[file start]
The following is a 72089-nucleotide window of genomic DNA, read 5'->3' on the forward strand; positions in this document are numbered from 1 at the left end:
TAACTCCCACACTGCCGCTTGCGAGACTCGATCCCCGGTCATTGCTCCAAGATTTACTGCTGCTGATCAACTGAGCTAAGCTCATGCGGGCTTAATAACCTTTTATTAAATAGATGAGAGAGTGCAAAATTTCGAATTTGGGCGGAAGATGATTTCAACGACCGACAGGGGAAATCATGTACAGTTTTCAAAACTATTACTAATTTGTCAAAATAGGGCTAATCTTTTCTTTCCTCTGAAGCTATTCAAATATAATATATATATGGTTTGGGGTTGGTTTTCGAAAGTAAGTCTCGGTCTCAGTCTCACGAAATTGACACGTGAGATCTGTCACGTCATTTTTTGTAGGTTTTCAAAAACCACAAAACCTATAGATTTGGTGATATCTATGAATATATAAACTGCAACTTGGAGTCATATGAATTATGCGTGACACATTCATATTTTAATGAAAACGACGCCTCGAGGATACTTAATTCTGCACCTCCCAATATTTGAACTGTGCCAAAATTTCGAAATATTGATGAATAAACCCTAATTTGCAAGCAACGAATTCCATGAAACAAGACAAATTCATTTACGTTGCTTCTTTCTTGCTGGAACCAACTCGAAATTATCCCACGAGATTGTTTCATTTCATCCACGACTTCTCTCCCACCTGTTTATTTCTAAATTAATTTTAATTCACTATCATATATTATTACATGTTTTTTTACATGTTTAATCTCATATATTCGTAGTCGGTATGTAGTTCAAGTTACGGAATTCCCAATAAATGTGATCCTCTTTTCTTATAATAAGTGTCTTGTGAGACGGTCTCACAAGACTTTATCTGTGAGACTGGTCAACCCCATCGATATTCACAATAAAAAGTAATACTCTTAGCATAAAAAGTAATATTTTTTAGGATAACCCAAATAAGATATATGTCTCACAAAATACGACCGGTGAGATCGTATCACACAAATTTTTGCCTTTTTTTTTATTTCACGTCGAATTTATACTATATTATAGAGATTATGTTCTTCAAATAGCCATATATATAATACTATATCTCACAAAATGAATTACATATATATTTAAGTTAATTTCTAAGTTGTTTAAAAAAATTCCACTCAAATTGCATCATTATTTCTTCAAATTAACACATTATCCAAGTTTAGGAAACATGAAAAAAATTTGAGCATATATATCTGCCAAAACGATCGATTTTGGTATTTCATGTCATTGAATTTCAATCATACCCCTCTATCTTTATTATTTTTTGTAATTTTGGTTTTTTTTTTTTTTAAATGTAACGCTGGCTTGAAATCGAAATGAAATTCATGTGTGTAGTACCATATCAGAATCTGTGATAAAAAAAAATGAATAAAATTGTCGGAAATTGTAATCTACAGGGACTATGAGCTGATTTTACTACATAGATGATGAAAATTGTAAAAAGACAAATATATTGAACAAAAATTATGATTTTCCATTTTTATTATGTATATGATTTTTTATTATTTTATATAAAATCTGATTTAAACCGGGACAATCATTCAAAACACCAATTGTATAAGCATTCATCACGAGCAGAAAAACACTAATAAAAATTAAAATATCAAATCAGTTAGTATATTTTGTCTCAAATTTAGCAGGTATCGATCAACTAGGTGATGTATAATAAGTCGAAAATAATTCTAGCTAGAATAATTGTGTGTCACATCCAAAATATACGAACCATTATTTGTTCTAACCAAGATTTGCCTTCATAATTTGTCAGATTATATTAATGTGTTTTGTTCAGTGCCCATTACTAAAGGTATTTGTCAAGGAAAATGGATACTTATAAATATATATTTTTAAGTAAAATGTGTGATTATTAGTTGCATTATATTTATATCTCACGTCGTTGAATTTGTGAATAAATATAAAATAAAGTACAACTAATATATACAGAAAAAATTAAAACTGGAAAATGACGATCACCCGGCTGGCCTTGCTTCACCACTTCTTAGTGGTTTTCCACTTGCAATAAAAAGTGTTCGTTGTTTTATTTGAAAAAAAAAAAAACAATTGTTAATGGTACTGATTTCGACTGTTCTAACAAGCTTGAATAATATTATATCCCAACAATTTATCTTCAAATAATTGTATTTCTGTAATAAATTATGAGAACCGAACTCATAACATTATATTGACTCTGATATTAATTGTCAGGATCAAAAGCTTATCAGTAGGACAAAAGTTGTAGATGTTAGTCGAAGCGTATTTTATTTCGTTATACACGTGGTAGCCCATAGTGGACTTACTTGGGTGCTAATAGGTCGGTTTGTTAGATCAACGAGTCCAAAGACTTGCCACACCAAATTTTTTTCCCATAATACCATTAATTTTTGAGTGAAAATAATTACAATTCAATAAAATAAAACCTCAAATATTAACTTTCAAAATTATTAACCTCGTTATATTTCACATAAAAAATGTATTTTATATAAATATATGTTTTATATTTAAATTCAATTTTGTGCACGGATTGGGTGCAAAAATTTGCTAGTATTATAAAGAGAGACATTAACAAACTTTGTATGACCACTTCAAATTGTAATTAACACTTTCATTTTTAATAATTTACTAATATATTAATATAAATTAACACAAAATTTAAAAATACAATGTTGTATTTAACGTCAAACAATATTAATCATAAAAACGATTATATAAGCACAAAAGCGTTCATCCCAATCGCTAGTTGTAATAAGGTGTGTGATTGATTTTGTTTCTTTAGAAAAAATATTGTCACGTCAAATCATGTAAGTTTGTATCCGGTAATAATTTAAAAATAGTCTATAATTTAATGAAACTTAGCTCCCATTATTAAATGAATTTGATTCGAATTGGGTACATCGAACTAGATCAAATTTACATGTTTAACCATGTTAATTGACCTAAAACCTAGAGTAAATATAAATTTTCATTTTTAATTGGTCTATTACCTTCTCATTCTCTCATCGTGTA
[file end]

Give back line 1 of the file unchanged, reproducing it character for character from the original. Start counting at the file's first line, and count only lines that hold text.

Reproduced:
The following is a 72089-nucleotide window of genomic DNA, read 5'->3' on the forward strand; positions in this document are numbered from 1 at the left end: